I remember when I first heard Neko Case. The Rough Guide to Americana, a Rough Guide compilation I’d bought in 2001 to help me expand my knowledge of alternative country, a genre I was just starting to explore. Track 3, Neko Case & Her Boyfriends “Guided By Wire.”
Case’s pure country voice was instantly arresting. High and taut, with the dust of the prairie and a twang in the tail. The song was sung of hearing voices and struggling with mental illness, and with rough-edged guitar and an endearing single-take feel it became a quick favourite.
It sent me out to track down as many albums as I could, falling more and more in love with her songs and her voice with each purchase.
And to tell as many people as I could about her. That’s a particular joy, discovering and falling in love with some new artist or album – or beer or bar – and seeing others discover them and their popularity grow.
Case is a pretty big deal these days, and seems to have a particularly large fan-base down here in Wellington New Zealand. Indeed, she’s coming back to play the Festival of the Arts in a few months time, two shows. Her second visit in three years (I think).
I love her second and third albums, Furnace Room Lullaby and Blacklisted. Country-gothic is a term often used to describe them; Case’s keening country voice soaring over dark tales and reflections on murder, mystery, and a woman’s place in the world. But in later albums the country started to fade, and instead in its place came a big wall of reverb.
I have a problem with reverberation. Not the use of it, per se, but the way it’s become used in the last decade by artists within both the country and alternative genres. Adding space and depth is one thing, but burying the instruments and vocals in a murky wall of echoes is quite another. I don’t like it. It distances me from the music.
Amongst the murk, Case’s lyrics also seemed to fade. The tales were still dark and pretty, but too often Case sounded removed from her subject matter, singing as an observer, a narrator. And this emotional disconnect just added to the distance the reverb was putting between me as listener and the songs on my stereo.
Still, amongst the tracks on her 2006 album Fox Confessor Brings The Flood there was a song that has always been one of my favourites. “Hold On, Hold On” is great, a driving confessional of loneliness and desperation. At the time Case said that it’s one of the few songs where the lyrics describe a very personal experience. And that’s its strength to me, and I often wished she’d write more like it.
And with The Worse Things Get, the Harder I Fight, the Harder I Fight, the More I Love You that’s exactly what Case has done. There’s a directness, an honesty on this album that is striking and exciting. And inspiring. Case isn’t holding back. She’s got things she wants to say about being a woman, being a woman in the music industry, about being alone and lonely, about the cruelness people show each other.
And, with the direct honesty of her lyrics, the music has come closer too. The reverb is still there, but it’s just an ingredient in the sound of a band that’s very comfortable and up-close. You can hear each instrument, and each slightly off-centre feel Case inhabits on this album is played loosely but expertly, each sound vibrant and meaningful.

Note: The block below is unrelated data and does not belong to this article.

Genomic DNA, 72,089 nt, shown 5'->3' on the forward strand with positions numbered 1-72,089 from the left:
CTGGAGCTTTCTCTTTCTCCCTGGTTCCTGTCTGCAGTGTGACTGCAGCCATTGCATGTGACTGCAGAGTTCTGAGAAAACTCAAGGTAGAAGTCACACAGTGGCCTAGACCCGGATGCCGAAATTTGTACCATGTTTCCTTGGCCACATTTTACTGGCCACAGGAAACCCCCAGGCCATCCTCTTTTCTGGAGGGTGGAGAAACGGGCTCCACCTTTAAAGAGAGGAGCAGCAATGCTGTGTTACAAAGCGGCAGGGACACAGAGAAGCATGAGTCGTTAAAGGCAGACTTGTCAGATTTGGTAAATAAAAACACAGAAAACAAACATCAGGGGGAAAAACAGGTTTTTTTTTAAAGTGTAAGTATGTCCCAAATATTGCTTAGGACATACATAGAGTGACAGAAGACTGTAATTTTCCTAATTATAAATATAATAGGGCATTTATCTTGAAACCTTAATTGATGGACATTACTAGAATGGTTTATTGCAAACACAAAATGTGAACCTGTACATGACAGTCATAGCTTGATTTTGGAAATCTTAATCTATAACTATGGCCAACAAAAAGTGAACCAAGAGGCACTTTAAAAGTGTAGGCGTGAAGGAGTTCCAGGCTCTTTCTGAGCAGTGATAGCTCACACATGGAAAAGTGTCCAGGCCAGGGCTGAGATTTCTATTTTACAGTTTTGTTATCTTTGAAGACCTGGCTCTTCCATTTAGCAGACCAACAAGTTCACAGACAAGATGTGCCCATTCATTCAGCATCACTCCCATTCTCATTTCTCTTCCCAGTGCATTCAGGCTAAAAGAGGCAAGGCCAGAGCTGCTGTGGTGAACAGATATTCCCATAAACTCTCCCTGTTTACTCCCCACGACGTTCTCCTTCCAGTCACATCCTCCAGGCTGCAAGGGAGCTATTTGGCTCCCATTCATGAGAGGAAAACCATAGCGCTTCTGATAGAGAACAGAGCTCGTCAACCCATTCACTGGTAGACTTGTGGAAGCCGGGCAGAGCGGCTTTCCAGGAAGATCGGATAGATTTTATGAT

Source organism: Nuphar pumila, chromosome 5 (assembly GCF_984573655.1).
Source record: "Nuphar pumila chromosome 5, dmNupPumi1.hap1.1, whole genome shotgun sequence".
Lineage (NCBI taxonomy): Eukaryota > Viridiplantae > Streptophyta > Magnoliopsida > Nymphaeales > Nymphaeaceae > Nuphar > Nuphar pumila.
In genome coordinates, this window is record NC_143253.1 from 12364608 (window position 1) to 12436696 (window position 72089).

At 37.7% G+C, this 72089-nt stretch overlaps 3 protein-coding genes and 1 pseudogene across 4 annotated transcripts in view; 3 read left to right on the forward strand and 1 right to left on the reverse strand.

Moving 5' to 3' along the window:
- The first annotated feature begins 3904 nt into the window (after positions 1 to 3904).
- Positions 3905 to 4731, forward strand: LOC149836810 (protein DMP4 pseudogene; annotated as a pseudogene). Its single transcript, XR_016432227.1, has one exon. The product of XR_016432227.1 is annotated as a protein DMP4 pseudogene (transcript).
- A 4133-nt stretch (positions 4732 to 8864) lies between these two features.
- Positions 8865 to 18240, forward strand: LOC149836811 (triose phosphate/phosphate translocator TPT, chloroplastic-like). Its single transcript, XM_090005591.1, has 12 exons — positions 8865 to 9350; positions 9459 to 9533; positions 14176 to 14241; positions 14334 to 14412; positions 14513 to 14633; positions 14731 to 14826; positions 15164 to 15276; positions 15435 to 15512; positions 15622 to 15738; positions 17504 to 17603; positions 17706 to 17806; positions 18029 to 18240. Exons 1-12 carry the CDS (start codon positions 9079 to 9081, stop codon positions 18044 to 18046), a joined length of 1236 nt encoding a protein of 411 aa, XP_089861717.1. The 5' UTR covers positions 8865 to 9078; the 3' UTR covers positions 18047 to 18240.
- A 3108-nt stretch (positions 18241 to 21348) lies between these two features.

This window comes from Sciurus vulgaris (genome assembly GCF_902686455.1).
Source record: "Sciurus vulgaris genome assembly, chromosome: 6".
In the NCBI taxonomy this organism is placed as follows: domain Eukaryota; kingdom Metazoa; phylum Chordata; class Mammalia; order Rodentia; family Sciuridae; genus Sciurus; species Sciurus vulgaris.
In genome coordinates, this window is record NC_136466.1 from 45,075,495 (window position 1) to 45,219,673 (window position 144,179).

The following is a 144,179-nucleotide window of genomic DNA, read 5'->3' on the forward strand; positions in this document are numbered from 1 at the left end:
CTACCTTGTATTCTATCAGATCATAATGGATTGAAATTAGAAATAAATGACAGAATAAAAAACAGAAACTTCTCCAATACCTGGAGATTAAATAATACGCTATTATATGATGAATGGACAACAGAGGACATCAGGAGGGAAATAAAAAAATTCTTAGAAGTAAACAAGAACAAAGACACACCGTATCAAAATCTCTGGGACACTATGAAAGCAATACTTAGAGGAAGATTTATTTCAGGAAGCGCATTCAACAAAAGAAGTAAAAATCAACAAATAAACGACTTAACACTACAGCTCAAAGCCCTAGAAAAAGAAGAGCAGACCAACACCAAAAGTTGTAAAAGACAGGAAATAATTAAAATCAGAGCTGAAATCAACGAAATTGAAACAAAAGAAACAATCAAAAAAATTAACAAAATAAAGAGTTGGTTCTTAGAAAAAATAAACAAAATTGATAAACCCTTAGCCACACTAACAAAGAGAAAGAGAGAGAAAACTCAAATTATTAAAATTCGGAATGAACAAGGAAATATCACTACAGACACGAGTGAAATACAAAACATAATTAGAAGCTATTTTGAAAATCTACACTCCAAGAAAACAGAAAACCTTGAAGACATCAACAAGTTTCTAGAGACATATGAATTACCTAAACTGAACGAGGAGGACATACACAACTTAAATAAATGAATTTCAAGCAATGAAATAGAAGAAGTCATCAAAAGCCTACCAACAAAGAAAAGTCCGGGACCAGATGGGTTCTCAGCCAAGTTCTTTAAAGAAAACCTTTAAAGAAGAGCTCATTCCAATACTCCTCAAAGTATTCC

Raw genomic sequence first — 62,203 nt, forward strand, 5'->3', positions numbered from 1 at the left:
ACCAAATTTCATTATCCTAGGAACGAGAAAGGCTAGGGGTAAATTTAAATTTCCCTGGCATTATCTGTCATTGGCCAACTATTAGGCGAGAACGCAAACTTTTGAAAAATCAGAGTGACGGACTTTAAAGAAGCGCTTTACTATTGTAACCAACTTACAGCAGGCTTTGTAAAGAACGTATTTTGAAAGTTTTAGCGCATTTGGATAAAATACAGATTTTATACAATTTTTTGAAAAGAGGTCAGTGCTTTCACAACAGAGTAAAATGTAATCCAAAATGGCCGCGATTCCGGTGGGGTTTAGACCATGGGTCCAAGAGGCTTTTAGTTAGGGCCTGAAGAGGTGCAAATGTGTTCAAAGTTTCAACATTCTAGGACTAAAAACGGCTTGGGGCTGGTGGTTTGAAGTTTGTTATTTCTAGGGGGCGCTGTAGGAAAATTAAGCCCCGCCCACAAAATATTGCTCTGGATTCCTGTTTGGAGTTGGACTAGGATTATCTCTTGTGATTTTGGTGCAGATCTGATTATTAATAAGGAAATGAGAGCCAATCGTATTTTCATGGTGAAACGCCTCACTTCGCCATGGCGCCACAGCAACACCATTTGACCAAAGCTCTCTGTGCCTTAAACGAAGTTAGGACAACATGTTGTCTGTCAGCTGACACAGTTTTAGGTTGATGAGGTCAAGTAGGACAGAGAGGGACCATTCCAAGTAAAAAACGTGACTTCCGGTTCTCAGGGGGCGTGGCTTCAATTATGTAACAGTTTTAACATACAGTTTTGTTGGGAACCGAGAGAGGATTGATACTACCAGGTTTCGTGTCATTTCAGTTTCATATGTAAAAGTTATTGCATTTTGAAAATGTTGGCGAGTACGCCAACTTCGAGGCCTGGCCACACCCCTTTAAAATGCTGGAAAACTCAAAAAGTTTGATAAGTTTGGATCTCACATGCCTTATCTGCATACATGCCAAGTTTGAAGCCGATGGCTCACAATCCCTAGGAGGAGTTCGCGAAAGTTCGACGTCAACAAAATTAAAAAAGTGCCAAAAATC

The album’s precise. Urgent. It doesn’t shy away from the big rock gesture, it also allows itself the empty space to put Case’s vocals front-and-centre.
She hasn’t returned to the country of old – and why would she? With each album she’s changing, and that’s a sign of an artist who is continuing to grow and explore. This album flirts with country, especially on the first half of the album, but a nearer touchstone may well be the layered, intricate almost-pop music of The New Pornographers (a band Case has recorded and toured with since the late 90s).
But while A. C. Newman’s songs lead The New Pornographers to baroque pop and rock, with Case it’s gritty country-tinged rootsiness that underlies her intricate sound. These songs sound like some half-remembered, half-heard tune on a jukebox you saw in some old American film, recorded and brought to life by this iron-lunged woman, right before your ears.
She’s pissed off. Just witness the snark within the lead single “Man,” a driving, propulsive rocker, complex and confident, sarcastically railing against the ‘strengths’ of men. Or the quiet lonely anger of “Nearly Midnight, Honolulu,” where Case sings support for a neglected child. Case spits with disgust and venom often on this album; “fuck being quiet about this shit,” she seems to be saying. “Listen to me. Treat your children properly. Stop being sexist arseholes, you fuckers.”
And then it all rolls to an end with “Ragtime,” an utter favourite of mine. Led by a throbbing guitar, Case brings the album to its end by watching snow fall out her window, finding some kind of peace as the band rolls along, finally joined by joyously parping trumpets.
It’s an incredibly good album. Unexpectedly good. I wasn’t expecting it. And I can’t stop listening to it, even four months after its release.
My favourite album of 2013, right here.
Beer match: This album is a bit dark, a bit pretty, and quite forthright. And, when I think of Neko Case I do think of her red hair and her love for her pets, especially dogs. So, Parrotdog’s Bloodhound seems a close fit, being a brash amber ale, full of hops on top of a solidly dark base.
 I’ve never been cool enough to hate it when the things I like become popular. Despite the beard.↩
 That’s “gothic” in the William Faulkner sense, not the Andrew Eldritch sense.↩
 “Help! Help! An indie band’s fallen down the well!”↩
 I may be wrong, but I can’t remember Case swearing on any earlier studio albums. If she did, it wasn’t with the deliberate force and intent she uses to get her point across on here.↩